WASHINGTON--(BUSINESS WIRE)--The Melanoma Research Alliance (MRA) today welcomed as a major breakthrough the news that the U.S. Food & Drug Administration (FDA) has granted approval to Merck’s new immunotherapy drug, Keytruda (pembrolizumab), for treating metastatic melanoma. It is the first anti-PD-1 drug, aimed at re-energizing a patient’s protective immune response to cancer, to have earned FDA approval in the U.S.
“This is the latest in a string of major breakthroughs in melanoma treatment that will galvanize the field of melanoma research and cancer treatment. Pembrolizumab has demonstrated real potential to save the lives of late-stage melanoma patients who had little hope of survival just a few years ago,” said Wendy Selig, MRA President and CEO. “Though we have much work left to do we are committed to funding breakthrough research to speed the delivery of cures to all melanoma patients.”
Immunotherapy treatments are uniquely positioned to change the way we treat cancer by harnessing the power of the body’s immune system. With an outstanding 69% of melanoma patients treated with pembrolizumab alive at one year, the future of melanoma treatment has never looked more promising, said Ms. Selig. She noted that MRA has invested one-third of total funding toward scientific studies of immunotherapies and plans to continue to support the critical work needed to provide patients with the most effective treatments.
“This is an exciting breakthrough for the field of melanoma, one that has been accelerated as a result of MRA’s leadership in funding transformative research,” added Suzanne Topalian, M.D., MRA board member and Scientific Advisory Chair, and herself a pioneer in studying immunotherapies. “Without MRA’s support, critical studies evaluating the effectiveness and mechanism of action of immunotherapies like anti-PD-1 would not have moved forward. We are in an amazing time of discovery and progress for melanoma patients as a result of these breakthroughs.”
“The news of FDA’s first approval of an anti-PD-1 drug is extremely exciting and shows just how far the field has come in the last few years,” said Debra Black, MRA Co-Founder and Chair of the Board. “When we started MRA there was little hope for melanoma patients. Today we are seeing a real sea change, with several new therapies and proof of concept that these new treatments can save lives.”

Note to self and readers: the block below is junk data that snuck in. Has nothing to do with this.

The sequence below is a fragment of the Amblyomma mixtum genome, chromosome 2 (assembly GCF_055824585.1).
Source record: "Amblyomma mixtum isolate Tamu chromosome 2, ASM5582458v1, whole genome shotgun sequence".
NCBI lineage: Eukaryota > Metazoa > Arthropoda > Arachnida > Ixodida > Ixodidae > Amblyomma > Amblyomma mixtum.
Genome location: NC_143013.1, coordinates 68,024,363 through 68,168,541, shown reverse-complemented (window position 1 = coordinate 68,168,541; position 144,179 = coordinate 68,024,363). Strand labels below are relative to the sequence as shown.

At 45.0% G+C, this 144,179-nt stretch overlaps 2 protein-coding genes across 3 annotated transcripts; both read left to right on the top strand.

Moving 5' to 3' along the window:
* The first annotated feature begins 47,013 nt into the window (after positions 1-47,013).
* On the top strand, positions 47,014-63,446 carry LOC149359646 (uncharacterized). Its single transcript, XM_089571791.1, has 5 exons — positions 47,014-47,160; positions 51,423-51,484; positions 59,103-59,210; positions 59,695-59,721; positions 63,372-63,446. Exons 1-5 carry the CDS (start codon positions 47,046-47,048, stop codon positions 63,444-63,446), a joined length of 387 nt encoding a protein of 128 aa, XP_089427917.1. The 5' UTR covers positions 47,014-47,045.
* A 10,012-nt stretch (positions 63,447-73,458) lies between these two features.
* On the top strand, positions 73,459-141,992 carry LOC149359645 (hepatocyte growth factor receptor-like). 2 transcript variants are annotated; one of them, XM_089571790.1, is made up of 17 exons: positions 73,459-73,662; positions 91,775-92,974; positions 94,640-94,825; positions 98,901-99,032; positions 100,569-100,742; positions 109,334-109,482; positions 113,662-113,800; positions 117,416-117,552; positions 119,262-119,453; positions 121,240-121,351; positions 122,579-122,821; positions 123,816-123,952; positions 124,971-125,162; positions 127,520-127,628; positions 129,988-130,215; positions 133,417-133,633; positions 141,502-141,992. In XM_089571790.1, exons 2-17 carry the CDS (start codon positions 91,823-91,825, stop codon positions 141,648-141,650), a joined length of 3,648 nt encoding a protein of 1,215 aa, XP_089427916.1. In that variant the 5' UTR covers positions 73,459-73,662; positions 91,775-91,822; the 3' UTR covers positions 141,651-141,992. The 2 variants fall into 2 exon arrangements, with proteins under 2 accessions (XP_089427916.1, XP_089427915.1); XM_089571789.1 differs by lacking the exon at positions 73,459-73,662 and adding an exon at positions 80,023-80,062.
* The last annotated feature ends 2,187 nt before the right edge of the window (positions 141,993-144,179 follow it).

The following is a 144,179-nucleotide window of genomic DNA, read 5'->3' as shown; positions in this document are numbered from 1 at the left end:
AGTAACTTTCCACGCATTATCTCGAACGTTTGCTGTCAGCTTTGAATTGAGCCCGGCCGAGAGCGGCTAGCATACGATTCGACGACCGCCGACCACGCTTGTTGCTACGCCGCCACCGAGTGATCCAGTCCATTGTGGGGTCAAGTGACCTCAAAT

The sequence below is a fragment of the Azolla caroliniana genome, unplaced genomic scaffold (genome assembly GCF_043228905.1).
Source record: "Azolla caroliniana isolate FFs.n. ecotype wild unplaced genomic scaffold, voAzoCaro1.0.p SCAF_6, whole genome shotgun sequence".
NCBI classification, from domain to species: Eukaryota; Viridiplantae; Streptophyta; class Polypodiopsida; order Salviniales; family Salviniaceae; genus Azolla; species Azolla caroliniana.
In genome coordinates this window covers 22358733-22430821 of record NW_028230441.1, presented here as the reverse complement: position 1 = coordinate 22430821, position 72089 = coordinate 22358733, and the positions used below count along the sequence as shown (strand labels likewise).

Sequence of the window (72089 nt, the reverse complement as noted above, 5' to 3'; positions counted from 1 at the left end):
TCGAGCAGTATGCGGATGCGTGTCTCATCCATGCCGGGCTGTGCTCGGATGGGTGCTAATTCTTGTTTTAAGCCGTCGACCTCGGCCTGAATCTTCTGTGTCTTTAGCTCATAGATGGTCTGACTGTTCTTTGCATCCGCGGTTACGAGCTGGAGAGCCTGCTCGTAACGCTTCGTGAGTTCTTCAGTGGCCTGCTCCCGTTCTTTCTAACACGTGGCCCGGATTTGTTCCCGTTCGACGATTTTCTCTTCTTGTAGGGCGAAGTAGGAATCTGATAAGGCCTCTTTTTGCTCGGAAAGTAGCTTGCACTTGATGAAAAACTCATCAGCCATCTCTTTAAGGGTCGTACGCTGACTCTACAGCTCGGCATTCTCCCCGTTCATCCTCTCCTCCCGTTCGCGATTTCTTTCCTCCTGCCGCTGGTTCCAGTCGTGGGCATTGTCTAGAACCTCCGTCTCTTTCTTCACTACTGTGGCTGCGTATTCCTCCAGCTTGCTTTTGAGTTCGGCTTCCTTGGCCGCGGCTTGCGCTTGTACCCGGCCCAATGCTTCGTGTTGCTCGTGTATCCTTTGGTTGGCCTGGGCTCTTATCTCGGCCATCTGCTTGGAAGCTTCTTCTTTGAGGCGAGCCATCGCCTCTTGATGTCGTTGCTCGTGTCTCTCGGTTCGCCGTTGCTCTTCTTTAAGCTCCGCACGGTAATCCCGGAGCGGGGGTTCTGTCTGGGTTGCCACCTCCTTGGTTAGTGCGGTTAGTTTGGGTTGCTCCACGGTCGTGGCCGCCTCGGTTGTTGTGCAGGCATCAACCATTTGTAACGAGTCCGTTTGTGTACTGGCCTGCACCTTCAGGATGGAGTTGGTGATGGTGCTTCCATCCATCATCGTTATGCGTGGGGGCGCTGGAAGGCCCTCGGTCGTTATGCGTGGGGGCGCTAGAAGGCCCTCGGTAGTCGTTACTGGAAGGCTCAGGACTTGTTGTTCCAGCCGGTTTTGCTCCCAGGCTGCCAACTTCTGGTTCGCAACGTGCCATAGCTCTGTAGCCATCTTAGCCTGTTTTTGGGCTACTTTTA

Since MRA’s launch in 2007, seven new therapies have been approved for the treatment of melanoma, drastically changing the outlook for patients. Melanoma research has energized the entire field of oncology, charting a new course in cancer treatment. Clinical studies of immunotherapies have already shown promising results in other forms of cancer such as bladder, blood and lung cancers, and the potential benefits of immunotherapies have yet to be fully realized.
About the Melanoma Research Alliance
MRA is a public charity formed in 2007 under the auspices of the Milken Institute, with the generous founding support of Debra and Leon Black. MRA has dedicated more than $60 million to research seeking to better prevent, diagnose, and treat melanoma, the most deadly type of skin cancer. Due to the ongoing support of its founders, 100% of every dollar MRA raises goes to support its melanoma research program. The organization is poised to build on recent momentum in the field, accelerating the pace of scientific discovery and translation in order to eliminate suffering and death due to melanoma. MRA’s ability to fund wide-ranging research in melanoma is amplified by unique multi-faceted collaborations and partnerships with individuals, private foundations, and corporations. For more information, please visit www.CureMelanoma.org.